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New York City Just Radically Changed Who Manages Its IT Projects

BY Nick Judd | Tuesday, April 24 2012

For the first time, Mayor Michael Bloomberg's New York City now has a single person responsible for overseeing all of its information technology operations.

Rahul N. Merchant, a former executive at financial services and technology firms, starts today as New York City's first chief information and innovation officer, the city announced. Merchant will report directly to the mayor and will be responsible for the city's IT infrastructure, making him in effect the alpha and omega for city IT across all agencies. Previously, one city department — the Department of Information Technology and Telecommunications — was responsible for maintaining many core IT projects, such as a city wireless network and an ongoing project to consolidate data servers, but agency IT operations were more independent. Merchant will oversee information technology development and management across all city agencies.

“By bringing the City’s IT infrastructure and development under one office, we can ensure we are using best practices across agencies, leveraging the City’s enormous IT infrastructure to our maximum advantage and holding contractors accountable for delivering results," Bloomberg announced in a press release. "Rahul is a seasoned executive who has proven himself time and again as a leader and an innovator in the industry. He is going to do an outstanding job as New York City’s first Chief Information and Innovation Officer and we are excited to add him to our talented team.”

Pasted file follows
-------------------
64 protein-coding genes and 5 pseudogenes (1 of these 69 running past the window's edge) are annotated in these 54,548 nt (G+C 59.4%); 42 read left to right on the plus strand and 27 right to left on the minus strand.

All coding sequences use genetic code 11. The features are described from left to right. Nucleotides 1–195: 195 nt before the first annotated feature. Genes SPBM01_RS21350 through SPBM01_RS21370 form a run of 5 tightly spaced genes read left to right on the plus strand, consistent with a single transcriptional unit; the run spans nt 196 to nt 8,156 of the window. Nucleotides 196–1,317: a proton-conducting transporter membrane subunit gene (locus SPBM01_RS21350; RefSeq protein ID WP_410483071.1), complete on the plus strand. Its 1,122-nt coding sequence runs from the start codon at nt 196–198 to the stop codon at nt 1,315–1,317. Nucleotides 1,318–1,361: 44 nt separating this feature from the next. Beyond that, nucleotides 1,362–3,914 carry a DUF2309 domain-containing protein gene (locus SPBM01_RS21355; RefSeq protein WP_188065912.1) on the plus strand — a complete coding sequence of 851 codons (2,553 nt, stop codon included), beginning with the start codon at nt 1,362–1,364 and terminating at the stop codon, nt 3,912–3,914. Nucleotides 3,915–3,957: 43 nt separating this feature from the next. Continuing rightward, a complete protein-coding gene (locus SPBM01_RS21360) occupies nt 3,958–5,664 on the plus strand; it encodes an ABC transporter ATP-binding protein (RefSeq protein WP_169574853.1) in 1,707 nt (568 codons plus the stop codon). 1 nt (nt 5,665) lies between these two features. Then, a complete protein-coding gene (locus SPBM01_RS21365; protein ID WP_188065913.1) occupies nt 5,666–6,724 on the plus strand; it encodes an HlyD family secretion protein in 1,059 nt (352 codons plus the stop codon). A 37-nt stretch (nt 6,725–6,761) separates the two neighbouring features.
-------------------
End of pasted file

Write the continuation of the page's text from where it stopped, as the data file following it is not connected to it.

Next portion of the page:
The announcement follows a series of negative reports about city IT projects. The headlining act remains CityTime — a new payroll system that, while now in place, cost over $628 million and resulted in allegations of fraud and kickbacks — but the New York Times reported April 13, as then-DoITT Commissioner Carole Post was leaving the city, that she was departing after clashing with other officials over her department's performance on core IT projects. Post moved on to a position at New York Law School. A DoITT spokesman, Nicholas Sbordone, has responded that DoITT's overall performance was not below par.

City Hall had previously seemed focused on citizen-facing technology, hiring tech entrepreneur Rachel Sterne as chief digital officer in 2011, revisiting how agencies interact with citizens online and beginning a citywide website redesign process. Concurrently, Post and other city officials, some city lawmakers, and activists were wrapping up a longtime effort to change how City Hall stores and shares its data on the city. Legislation that maps out that change passed the City Council in February and was later signed by the mayor.

City officials couldn't yet provide a set timeline on when Merchant's DoITT commissioner title kicks in. Merchant, who was chief technology officer at Merrill Lynch during the firm's efforts to rebuild its worldwide infrastructure after the Sept. 11, 2001 attacks and left in 2006 to join Fannie Mae, will earn $225,000/year in his new role. He's joining the city from Exigen Capital, according to the city, where he led the private equity firm's technology investments.

This post has been updated.